gym-gazebo2 toolkit uses ROS 2 and Gazebo for reinforcement learning

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Quick demonstration of a converged policy using ROS2Learn framework and the gym-gazebo2 toolkit. We execute a deterministic run and also use settings that replicate a real behavior of the robot.

The first gym-gazebo was a successful proof of concept, which is being used by multiple research laboratories and many users of the robotics community. Given its positive impact, specially regarding usability, researchers at Acutronic Robotics have now freshly launched gym-gazebo2.

“This is the logical evolution towards our initial goal: to bring RL methods into robotics at a professional and industrial level.” — Risto Kojcev, head of AI, Acutronic Robotics

The AI team he leads researches on how reinforcement learning (RL) can be used instead of traditional path planning techniques.

“We aim to train behaviors that can be applied in complex dynamic environments, which resemble the new demands of agile production and human robot collaboration scenarios.”

Achieving this would lead to faster and easier development of robotic applications and moving the RL techniques from a research setting to a production environment. gym-gazebo2 is a step forward in this long-term goal.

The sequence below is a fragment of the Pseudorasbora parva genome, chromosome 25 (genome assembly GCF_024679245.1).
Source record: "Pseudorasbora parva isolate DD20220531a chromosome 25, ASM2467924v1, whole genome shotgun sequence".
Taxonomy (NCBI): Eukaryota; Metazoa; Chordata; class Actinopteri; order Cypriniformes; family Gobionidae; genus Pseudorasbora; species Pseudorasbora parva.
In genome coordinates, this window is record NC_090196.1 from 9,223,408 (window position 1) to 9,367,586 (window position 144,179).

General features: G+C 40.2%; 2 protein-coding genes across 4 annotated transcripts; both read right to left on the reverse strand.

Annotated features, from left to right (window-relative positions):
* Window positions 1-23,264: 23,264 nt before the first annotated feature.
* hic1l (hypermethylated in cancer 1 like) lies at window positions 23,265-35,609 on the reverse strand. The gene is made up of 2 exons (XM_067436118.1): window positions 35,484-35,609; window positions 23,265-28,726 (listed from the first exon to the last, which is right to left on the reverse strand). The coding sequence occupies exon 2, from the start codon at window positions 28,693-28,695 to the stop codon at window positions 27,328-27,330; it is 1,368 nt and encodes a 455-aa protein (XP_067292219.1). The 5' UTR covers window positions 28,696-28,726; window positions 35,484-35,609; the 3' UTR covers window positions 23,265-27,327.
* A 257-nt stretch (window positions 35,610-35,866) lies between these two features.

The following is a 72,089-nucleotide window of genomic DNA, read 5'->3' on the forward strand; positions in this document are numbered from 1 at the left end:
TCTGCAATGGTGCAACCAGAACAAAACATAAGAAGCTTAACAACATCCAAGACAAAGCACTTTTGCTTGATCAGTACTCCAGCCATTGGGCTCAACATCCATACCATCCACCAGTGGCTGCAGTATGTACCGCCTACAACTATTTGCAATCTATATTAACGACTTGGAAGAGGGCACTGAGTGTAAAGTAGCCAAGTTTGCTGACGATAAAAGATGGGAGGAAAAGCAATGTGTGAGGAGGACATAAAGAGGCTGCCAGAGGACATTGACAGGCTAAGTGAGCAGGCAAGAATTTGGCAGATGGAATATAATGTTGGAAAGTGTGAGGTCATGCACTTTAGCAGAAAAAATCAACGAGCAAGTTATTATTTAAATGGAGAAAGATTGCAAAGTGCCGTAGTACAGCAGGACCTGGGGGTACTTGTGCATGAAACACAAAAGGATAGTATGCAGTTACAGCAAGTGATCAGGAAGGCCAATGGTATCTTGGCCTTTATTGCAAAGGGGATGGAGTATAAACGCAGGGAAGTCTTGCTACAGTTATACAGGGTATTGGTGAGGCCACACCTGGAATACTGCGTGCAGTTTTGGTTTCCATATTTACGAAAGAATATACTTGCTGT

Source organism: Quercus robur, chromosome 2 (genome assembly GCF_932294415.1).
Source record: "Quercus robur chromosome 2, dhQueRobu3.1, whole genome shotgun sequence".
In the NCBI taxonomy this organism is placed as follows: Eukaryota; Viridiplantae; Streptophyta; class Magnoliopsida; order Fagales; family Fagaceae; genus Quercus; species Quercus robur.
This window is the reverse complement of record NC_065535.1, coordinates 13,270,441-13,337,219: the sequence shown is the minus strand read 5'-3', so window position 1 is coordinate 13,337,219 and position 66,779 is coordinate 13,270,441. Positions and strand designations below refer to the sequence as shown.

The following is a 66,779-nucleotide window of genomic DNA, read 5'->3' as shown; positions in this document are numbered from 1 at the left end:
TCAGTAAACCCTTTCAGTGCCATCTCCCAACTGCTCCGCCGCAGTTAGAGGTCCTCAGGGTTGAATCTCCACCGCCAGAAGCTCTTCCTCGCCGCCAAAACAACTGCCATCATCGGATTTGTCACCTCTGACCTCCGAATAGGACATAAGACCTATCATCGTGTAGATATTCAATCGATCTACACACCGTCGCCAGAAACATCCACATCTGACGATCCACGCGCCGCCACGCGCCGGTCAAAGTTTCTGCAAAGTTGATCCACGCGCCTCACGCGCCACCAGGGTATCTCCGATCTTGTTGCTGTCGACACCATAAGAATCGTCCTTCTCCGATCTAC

The paper, which is available here, presents an upgraded, real-world, application-oriented version of gym-gazebo, the ROS- and Gazebo-based RL toolkit, which complies with OpenAI’s Gym.

Start training and visualize the simulation without going through the step by step installation process. In this video we execute a simple test example and visualize it from our main OS. Gazebo must be already installed there, Ubuntu 18 in our case.

The text discusses the new ROS 2-based software architecture and summarizes the results obtained using Proximal Policy Optimization (PPO). Ultimately, the output of this work presents a benchmarking system for robotics that allows different techniques and algorithms to be compared using the same virtual conditions.

The team has focused on MARA, a modular robotic arm that is natively running ROS 2 in each of its modules. They have evaluated four different environments with different levels of complexity of MARA, reaching accuracies in the millimeter scale. The environments are MARA, MARA Orient, MARA Collision, and MARA Collision Orient.

“We have focused on MARA first for being this modular robot arm the most direct option of transferring policies learned in gym-gazebo2 to the real world, hopefully industrial applications.”

The converged results show the feasibility and usefulness of the gym-gazebo 2 toolkit, its potential and applicability in industrial use cases, using modular robots.

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Editor’s note: This post is republished from Acutronic Robotics.

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